Nonetheless, since the first greenhouse predictions, there is little dispute that the Earth will grow warmer.

“We already know enough to be seriously concerned. If we wait for perfect information, then we’re really going to wait too long . . . and be less prepared than we could be,” Gleick said.

Even if scientific knowledge were complete, the decisions would still be enormously difficult.

The emissions of greenhouse gases “come from very fundamental human needs and it will be very difficult to control them,” MacCracken said. He mentioned food, transportation, air conditioning, energy and the need for living space.


Managing the greenhouse effect must involve basic research into the underlying causes and consequences of global warming, as well as research into specific methods of prevention and adaptation. Moreover, because the eventual decisions of what course to take will undoubtedly involve great costs, economic and policy research will be required, Project 88 said.

The United States has yet to fashion explicit policies, even though numerous federal actions--particularly energy policies such as fuel economy requirements on automobiles--have a marked effect on global warming. The average American car pumps 4 tons of carbon dioxide into the atmosphere each year, yet the Reagan Administration delayed tougher fuel economy standards this year.

Some have suggested raising gasoline taxes to reflect the total cost of the fuel, including its environmental costs.

California Leadership


Many look to California for leadership. While it is true that a single nation, much less an individual state, cannot solve a global problem, federal policies have often followed California’s leadership. State air pollution controls and energy efficiency standards for home appliances are examples.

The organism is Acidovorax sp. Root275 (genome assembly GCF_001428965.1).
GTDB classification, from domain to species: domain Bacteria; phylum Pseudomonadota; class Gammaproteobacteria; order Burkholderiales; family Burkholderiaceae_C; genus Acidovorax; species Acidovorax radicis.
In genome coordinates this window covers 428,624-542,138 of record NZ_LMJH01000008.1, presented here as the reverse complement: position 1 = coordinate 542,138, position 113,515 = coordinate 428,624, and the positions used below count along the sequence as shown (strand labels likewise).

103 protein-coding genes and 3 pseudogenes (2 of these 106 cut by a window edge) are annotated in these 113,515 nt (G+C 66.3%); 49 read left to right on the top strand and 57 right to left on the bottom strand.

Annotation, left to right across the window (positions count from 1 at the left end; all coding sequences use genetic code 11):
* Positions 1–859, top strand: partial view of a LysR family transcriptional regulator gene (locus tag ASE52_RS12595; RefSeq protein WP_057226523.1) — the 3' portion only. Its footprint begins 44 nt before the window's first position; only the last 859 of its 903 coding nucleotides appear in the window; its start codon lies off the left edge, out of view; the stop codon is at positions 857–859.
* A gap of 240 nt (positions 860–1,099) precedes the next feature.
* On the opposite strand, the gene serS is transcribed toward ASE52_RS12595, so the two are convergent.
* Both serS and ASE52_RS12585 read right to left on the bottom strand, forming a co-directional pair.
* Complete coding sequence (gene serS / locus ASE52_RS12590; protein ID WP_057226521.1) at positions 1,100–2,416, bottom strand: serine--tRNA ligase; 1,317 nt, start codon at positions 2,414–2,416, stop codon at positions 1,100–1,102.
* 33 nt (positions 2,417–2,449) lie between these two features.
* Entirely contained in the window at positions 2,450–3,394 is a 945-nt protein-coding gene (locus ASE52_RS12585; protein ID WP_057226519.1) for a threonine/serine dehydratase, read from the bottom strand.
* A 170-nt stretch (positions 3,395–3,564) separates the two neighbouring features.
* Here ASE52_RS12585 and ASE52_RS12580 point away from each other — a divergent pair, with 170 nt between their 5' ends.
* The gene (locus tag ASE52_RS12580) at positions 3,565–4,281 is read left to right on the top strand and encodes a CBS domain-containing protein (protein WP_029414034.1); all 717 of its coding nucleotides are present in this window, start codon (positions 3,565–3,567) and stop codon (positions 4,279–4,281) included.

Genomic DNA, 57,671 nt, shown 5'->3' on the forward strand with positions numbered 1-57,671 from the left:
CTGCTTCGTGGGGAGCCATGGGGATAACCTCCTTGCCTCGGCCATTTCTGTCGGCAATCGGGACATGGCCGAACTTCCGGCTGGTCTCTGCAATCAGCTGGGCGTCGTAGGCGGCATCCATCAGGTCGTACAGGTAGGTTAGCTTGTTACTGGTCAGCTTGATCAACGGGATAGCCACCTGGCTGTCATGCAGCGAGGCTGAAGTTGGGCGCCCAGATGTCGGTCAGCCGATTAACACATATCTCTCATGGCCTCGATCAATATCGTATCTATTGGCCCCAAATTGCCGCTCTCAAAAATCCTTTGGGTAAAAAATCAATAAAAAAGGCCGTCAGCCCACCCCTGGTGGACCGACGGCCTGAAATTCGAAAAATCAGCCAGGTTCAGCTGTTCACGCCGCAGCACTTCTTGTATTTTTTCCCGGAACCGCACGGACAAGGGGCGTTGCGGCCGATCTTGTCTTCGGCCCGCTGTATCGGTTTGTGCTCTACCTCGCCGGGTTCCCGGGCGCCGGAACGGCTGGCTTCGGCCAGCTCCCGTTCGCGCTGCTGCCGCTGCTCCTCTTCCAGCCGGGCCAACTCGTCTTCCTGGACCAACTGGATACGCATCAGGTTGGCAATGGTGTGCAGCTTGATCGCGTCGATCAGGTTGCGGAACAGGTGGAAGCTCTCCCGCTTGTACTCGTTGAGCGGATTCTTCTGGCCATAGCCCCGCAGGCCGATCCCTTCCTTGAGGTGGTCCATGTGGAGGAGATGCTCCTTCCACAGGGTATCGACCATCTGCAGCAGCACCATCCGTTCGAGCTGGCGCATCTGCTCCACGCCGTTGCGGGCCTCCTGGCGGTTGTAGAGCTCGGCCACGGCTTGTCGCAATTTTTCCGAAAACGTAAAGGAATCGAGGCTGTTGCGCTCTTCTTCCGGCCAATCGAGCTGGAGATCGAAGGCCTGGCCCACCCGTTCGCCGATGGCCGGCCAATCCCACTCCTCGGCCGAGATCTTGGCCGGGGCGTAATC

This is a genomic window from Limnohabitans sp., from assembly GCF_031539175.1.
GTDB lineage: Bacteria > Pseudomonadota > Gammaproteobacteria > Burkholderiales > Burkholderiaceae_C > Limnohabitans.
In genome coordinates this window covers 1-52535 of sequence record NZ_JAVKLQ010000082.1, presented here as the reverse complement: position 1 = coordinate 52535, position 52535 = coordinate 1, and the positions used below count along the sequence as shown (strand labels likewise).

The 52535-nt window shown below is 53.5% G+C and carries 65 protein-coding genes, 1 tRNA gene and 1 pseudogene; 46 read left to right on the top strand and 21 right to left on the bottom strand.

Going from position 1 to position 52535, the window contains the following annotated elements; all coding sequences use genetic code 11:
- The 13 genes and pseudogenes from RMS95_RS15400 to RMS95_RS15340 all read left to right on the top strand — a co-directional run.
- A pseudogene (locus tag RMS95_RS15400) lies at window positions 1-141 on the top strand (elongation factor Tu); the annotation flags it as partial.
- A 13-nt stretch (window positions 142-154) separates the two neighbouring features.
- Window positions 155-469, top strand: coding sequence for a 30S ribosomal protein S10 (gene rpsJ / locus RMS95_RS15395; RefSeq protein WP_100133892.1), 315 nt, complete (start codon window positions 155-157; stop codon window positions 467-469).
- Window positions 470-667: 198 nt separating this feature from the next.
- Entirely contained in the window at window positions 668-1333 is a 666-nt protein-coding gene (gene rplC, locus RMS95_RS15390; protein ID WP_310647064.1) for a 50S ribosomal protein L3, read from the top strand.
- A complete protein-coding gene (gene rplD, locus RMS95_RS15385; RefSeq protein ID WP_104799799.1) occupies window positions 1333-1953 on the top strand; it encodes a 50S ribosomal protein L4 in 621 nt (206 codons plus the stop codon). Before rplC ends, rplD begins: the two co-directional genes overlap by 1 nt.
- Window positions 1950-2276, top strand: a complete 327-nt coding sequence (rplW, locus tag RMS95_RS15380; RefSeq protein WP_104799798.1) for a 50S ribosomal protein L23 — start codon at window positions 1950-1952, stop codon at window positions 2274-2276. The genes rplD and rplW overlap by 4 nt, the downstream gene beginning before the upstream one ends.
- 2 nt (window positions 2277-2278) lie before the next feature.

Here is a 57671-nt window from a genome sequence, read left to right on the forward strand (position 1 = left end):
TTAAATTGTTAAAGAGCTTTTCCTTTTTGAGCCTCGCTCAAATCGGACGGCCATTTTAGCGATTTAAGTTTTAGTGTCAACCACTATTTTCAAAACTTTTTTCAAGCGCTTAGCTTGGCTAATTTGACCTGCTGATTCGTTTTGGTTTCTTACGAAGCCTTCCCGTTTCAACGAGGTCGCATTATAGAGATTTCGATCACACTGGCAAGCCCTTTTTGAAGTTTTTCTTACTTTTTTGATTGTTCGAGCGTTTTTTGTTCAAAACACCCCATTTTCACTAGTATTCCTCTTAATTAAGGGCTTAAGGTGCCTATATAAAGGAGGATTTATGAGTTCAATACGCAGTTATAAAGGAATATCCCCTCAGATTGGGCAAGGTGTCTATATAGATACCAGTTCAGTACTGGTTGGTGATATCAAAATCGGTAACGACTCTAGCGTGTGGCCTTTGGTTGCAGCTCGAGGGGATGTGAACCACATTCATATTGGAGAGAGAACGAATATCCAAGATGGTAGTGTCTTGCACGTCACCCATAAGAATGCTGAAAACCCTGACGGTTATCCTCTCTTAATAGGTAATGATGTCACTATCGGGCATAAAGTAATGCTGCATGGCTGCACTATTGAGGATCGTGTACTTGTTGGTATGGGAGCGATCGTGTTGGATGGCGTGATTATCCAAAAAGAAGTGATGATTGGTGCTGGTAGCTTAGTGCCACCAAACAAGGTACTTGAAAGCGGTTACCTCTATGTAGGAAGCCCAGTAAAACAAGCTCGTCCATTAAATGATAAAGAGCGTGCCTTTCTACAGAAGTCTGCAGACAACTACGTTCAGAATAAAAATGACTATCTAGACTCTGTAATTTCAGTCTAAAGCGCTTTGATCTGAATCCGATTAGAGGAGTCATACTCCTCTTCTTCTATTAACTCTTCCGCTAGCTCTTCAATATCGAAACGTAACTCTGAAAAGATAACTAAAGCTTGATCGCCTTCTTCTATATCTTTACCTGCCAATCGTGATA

Whatever approaches are taken, scientists agree that the sooner they are taken the better.

“California can expect more climate surprises in their future,” Gleick said. “As we begin to warm the Earth, the climate of tomorrow is going to look different than the climate of today in sometimes dramatic ways. Whether those surprises are bad for California depends a great deal on whether we plan for them today.”



Scientists studying the greenhouse effect have warned in general about the effect of warmer temperatures on resources, health and food supplies. Now a study has charted projected effects in California. Among them:

WATER RESOURCES Regional warming could cause:

Higher winter, lower summer runoff

Decreased deliveries from Central Valley Project and State Water Project.


Decreased water quality in sub-alpine lakes.

WETLANDS & FISHERIES Rising sea level could cause:

Increased salinity in San Francisco Bay area and delta region.

Gradual inundation of wetlands.


Shift from brackish and freshwater species to more salt-tolerant plants.

Alternation of waterfowl habitat and shifts to marine fish species.

AGRICULTURE Warmer temperatures and carbon dioxide buildup could cause:

Uncertain crop responses.


Increased irrigation demands.

Increase in crop acreage.

AIR QUALITY Warmer temperatures could cause:

Increase in ambient ozone levels.


POWER & ELECTRICITY Warmer temperatures could cause:

Higher power demands.